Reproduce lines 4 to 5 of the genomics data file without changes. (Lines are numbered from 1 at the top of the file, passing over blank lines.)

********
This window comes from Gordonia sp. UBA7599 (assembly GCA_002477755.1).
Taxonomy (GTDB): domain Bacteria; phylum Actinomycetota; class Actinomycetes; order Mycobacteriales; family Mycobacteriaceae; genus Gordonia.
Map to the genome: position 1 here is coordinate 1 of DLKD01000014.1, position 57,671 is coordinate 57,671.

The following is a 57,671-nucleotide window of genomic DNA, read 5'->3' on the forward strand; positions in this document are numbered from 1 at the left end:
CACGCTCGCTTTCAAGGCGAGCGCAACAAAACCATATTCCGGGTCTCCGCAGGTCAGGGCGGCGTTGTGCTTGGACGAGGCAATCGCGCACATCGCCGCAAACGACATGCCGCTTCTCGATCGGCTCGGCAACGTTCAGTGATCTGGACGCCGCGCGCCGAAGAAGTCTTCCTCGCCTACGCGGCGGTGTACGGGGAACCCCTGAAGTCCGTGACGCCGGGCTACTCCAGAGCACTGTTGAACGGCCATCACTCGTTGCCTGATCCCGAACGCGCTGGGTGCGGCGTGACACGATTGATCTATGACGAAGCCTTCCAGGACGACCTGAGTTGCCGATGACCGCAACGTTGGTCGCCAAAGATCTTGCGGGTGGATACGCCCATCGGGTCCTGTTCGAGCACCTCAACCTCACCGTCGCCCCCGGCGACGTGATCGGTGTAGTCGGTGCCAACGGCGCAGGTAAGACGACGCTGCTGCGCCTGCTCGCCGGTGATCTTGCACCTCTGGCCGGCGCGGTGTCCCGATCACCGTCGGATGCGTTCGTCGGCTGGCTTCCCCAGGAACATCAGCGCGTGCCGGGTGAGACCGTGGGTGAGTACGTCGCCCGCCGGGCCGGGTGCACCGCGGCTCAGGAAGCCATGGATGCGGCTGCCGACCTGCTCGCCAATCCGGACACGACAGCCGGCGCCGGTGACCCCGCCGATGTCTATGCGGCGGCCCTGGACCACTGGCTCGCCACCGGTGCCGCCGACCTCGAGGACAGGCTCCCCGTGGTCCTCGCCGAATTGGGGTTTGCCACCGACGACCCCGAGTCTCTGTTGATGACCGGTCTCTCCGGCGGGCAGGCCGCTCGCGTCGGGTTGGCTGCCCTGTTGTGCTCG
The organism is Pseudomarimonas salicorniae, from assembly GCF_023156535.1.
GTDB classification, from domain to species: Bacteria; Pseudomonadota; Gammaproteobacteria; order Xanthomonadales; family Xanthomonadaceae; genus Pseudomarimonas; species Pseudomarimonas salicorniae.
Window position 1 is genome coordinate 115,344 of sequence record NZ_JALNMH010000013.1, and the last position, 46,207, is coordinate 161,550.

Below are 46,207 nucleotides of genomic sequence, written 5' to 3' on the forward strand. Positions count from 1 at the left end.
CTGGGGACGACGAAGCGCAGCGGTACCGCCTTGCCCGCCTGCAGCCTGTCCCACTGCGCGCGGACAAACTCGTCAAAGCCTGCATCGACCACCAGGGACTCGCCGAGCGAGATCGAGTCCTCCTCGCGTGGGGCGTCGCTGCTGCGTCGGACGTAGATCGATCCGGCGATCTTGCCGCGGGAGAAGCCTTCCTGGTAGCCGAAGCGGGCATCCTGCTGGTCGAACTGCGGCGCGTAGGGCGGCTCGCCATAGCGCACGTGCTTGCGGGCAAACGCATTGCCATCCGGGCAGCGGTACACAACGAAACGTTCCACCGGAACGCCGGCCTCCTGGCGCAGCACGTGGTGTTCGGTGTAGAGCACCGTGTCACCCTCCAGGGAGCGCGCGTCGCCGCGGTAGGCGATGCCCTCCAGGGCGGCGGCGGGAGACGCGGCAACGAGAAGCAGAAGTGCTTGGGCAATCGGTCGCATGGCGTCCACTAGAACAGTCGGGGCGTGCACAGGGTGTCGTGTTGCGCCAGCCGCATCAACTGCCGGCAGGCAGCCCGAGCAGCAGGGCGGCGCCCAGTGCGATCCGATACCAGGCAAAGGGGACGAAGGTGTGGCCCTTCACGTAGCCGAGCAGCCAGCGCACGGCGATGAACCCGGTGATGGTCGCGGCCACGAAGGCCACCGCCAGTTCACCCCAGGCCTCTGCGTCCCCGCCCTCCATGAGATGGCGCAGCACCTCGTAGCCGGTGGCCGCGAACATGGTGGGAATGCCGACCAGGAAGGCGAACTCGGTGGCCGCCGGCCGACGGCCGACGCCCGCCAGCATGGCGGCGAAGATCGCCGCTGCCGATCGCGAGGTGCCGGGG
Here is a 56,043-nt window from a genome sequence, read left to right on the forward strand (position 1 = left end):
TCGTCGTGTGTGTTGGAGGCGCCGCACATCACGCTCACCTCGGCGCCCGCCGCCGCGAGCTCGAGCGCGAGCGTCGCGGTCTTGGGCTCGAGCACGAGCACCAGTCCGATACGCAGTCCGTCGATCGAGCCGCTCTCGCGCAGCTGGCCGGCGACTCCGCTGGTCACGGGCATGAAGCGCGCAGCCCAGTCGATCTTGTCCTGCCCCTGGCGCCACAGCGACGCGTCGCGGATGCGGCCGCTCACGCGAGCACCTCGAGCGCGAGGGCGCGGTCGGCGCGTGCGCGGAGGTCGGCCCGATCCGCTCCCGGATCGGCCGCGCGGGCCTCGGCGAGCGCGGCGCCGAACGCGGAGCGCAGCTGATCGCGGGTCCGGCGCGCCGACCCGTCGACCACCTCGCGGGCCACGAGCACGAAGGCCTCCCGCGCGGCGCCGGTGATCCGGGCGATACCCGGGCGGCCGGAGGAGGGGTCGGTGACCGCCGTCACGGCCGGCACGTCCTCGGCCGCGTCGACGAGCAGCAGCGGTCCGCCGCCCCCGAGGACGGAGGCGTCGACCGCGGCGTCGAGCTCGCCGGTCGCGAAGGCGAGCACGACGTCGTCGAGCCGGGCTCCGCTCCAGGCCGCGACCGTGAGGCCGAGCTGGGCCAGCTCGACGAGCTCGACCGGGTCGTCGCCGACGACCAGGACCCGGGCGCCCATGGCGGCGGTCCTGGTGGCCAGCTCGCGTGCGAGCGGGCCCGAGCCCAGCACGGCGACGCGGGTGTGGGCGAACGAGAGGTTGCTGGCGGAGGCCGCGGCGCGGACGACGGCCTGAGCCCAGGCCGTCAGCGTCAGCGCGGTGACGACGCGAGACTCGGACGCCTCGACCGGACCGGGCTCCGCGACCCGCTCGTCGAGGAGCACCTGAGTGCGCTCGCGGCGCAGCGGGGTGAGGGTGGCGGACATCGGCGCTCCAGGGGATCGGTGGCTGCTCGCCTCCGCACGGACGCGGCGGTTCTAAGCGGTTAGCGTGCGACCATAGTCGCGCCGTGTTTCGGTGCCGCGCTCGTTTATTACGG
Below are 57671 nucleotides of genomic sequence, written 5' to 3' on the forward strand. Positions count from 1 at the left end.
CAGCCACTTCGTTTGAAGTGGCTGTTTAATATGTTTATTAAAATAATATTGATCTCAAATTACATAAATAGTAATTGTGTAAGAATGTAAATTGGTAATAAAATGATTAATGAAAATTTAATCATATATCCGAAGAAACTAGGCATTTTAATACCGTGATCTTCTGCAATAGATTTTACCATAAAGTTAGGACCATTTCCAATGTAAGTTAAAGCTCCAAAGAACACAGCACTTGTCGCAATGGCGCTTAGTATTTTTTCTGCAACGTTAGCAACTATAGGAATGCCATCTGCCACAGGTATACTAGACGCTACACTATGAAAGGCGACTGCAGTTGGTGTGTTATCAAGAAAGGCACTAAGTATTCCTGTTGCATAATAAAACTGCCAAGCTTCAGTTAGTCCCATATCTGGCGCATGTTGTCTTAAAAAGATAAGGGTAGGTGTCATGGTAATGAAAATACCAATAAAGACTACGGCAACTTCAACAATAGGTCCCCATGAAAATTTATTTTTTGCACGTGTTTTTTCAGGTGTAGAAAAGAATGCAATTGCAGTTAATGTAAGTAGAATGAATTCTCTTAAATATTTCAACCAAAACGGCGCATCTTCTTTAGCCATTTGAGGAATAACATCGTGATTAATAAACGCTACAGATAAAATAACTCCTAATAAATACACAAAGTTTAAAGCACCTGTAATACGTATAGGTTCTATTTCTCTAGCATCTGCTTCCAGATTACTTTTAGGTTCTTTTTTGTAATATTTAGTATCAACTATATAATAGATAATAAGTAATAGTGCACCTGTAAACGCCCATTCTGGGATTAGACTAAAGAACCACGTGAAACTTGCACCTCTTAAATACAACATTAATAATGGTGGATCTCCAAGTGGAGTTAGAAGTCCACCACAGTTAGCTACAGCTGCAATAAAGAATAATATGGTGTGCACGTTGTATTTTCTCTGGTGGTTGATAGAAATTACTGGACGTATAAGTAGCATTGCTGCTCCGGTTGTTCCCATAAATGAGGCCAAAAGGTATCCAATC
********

The following is a 57,671-nucleotide window of genomic DNA, read 5'->3' on the forward strand; positions in this document are numbered from 1 at the left end:
CACGCTCGCTTTCAAGGCGAGCGCAACAAAACCATATTCCGGGTCTCCGCAGGTCAGGGCGGCGTTGTGCTTGGACGAGGCAATCGCGCACATCGCCGCAAACGACATGCCGCTTCTCGATCGGCTCGGCAACGTTCAGTGATCTGGACGCCGCGCGCCGAAGAAGTCTTCCTCGCCTACGCGGCGGTGTACGGGGAACCCCTGAAGTCCGTGACGCCGGGCTACTCCAGAGCACTGTTGAACGGCCATCACTCGTTGCCTGATCCCGAACGCGCTGGGTGCGGCGTGACACGATTGATCTATGACGAAGCCTTCCAGGACGACCTGAGTTGCCGATGACCGCAACGTTGGTCGCCAAAGATCTTGCGGGTGGATACGCCCATCGGGTCCTGTTCGAGCACCTCAACCTCACCGTCGCCCCCGGCGACGTGATCGGTGTAGTCGGTGCCAACGGCGCAGGTAAGACGACGCTGCTGCGCCTGCTCGCCGGTGATCTTGCACCTCTGGCCGGCGCGGTGTCCCGATCACCGTCGGATGCGTTCGTCGGCTGGCTTCCCCAGGAACATCAGCGCGTGCCGGGTGAGACCGTGGGTGAGTACGTCGCCCGCCGGGCCGGGTGCACCGCGGCTCAGGAAGCCATGGATGCGGCTGCCGACCTGCTCGCCAATCCGGACACGACAGCCGGCGCCGGTGACCCCGCCGATGTCTATGCGGCGGCCCTGGACCACTGGCTCGCCACCGGTGCCGCCGACCTCGAGGACAGGCTCCCCGTGGTCCTCGCCGAATTGGGGTTTGCCACCGACGACCCCGAGTCTCTGTTGATGACCGGTCTCTCCGGCGGGCAGGCCGCTCGCGTCGGGTTGGCTGCCCTGTTGTGCTCG